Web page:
The source frames for the animations were created in Adobe Premiere and when initially exported were of too large an image size. Through trial and error, and much running between computer lab and exhibition space, between us we established the correct sizes to use.
And then it all stopped working! The animations froze and everything locked up. Restarting the app brought things back to life and then it froze again.
The Arduino code running on the Touch Board was, as per the many examples I'd found on the Internet, sending the touch states a line at a time via use of
println. Unity was reading the serial port using
The problem was Unity was waiting for the end of line from the board and getting stuck when none was received and causing the animation lock up. When working with just static images prior to animating we had not noticed this bug.
The code on the Touch Board was rewritten to send a stream of bytes instead of writing out a line at a time. The corresponding code was changed on the Unity side to handle the stream of bytes instead of waiting for the end of line to be received from the Touch Board.
Wiring up the poster
After the initial hanging, the wires did the thing that wires do naturally – they tangled themselves into a spaghetti! The touching wires triggered false signals and Unity was getting very mixed signals. In order to combat this we had to tape each wire to the floor and make sure none of the wires crossed. From there we slowly shortened the wires so that it all fitted neatly into the corner beside the poster.
Setting up the projection
Now that the interactive elements were working and the animations playing correctly on the computer screen the next step was to get it projecting correctly on to the poster.
Several issues had to be taken into account:
- Brightness of the images in a well-lit room – would we have to add a canopy to the installation to reduce external light pollution?
- Position the projector far enough from the poster to provide a big enough interactive area.
- Ensuring that the user would not stand in the way of the projection whist they were interacting with the poster.
- The projector required a secure and safe housing that still allowed access for turning it on/off and adjusting the settings.
The Unity app was developed and tested running in the standard landscape format on the computer screen. However the projector it was connected to was rotated to project a portrait image on to the portrait poster. This required the camera in Unity to be rotated 90 degrees to compensate for the projector’s rotation.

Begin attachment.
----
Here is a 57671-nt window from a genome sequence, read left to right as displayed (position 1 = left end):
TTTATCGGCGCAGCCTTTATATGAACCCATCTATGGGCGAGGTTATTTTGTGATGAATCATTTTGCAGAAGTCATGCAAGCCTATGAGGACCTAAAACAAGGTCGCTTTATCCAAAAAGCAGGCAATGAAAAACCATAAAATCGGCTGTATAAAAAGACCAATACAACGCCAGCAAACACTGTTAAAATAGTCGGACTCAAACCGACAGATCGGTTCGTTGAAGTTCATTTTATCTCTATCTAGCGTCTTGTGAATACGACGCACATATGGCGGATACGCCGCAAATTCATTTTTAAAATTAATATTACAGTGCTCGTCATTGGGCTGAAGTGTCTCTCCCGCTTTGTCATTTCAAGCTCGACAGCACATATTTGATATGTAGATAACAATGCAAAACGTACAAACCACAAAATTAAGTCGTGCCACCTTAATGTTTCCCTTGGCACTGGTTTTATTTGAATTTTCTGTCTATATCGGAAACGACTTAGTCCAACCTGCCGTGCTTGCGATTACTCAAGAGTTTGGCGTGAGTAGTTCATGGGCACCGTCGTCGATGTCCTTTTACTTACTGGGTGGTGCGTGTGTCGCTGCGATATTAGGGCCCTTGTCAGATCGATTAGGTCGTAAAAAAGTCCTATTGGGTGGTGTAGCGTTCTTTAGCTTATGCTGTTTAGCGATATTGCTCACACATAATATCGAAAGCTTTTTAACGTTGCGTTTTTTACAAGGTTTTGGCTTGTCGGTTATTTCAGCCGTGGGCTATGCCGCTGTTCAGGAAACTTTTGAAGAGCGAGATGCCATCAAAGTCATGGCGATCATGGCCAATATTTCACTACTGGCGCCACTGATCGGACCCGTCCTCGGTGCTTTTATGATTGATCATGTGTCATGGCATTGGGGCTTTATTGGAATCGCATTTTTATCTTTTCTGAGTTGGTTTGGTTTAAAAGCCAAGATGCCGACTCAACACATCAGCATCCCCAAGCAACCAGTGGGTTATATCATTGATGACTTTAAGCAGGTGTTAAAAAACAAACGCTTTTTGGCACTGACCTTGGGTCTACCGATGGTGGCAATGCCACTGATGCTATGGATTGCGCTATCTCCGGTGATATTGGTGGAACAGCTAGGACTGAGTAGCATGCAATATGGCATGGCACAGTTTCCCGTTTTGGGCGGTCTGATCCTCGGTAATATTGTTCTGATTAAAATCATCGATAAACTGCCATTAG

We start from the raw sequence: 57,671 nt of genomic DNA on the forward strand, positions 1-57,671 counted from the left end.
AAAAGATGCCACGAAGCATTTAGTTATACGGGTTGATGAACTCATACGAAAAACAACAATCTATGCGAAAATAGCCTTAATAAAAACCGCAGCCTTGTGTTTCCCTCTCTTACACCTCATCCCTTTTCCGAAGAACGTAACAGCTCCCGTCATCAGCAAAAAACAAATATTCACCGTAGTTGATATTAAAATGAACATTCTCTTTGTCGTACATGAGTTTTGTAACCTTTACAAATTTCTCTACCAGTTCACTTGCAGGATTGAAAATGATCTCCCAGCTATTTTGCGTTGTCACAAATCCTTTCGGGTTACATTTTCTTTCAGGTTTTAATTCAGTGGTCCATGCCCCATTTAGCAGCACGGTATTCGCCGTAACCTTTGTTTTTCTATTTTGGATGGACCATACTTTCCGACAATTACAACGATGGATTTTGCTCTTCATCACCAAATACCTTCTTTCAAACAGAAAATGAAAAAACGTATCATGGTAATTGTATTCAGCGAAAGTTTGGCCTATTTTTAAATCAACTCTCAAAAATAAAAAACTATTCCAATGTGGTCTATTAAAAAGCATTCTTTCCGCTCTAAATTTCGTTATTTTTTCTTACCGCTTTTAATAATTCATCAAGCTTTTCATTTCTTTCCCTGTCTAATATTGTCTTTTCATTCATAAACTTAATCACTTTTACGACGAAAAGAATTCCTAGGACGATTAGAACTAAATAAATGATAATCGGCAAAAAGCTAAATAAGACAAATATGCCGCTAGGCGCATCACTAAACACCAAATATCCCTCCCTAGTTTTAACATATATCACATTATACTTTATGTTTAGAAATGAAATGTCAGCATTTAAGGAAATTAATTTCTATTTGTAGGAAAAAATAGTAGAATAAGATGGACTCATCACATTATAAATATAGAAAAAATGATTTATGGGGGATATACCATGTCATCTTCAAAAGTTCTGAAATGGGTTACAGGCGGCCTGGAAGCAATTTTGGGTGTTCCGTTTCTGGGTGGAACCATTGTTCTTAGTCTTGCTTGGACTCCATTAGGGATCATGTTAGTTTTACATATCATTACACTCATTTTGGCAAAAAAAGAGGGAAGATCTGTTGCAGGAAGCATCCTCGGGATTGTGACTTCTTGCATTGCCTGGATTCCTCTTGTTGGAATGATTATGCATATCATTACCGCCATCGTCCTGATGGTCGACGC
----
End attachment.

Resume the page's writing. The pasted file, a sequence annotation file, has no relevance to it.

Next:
In order to work out the exact position of the animations in relation to their appearance on the poster we setup a grid to act as a guideline. Using this, and much trial and error, we were able to correctly position each of the elements.
Due to the high resolution of the frames that formed the animations we did encounter some performance issues. In order to rectifying this we scaled down the size of the image files without any visual loss of quality.
Historic Hardware Issues
A key part of the setup was a computer to run the Unity based software from. Initially we were offered a Mac laptop. However due to the serial via USB issues with OS X, we had to turn down that option. This is when we started to run into problems. Due to the department using Apple computers there were no modern Windows computers available.
First we were provided with a laptop running Windows XP. The first problem encountered was that an operating system last updated in 2008 could not comprehend a 0.5 TB USB hard drive so we could not install the any of the software.
A low capacity USB stick was used to install Arduino and Bare Conductive drivers. Arduino and its drivers installed successfully. However, the Bare Conductive drivers failed to install due to its installer being unable to detected that Arduino had been installed.
Next up was a Windows 7 desktop. The Arduino and Bare Conductive drivers installed with no problems. Our Unity based software installed with no problems. However, when it was run we were presented with a blank screen. A browse through the log files indicated that the problem was the hardware. The computer had a graphics card that could not load in all the resources we were using.
In the end we ended up using a modern laptop with a decent graphics card running Windows 10. What started out as a cheap interactive installation using a £80 Raspberry Pi had turned into a more expensive installation with a £1000+ laptop at its heart.
Everything was now in place and wired up. The app was started, Xanthe reached out towards the poster and the animated bees beamed to life on the poster.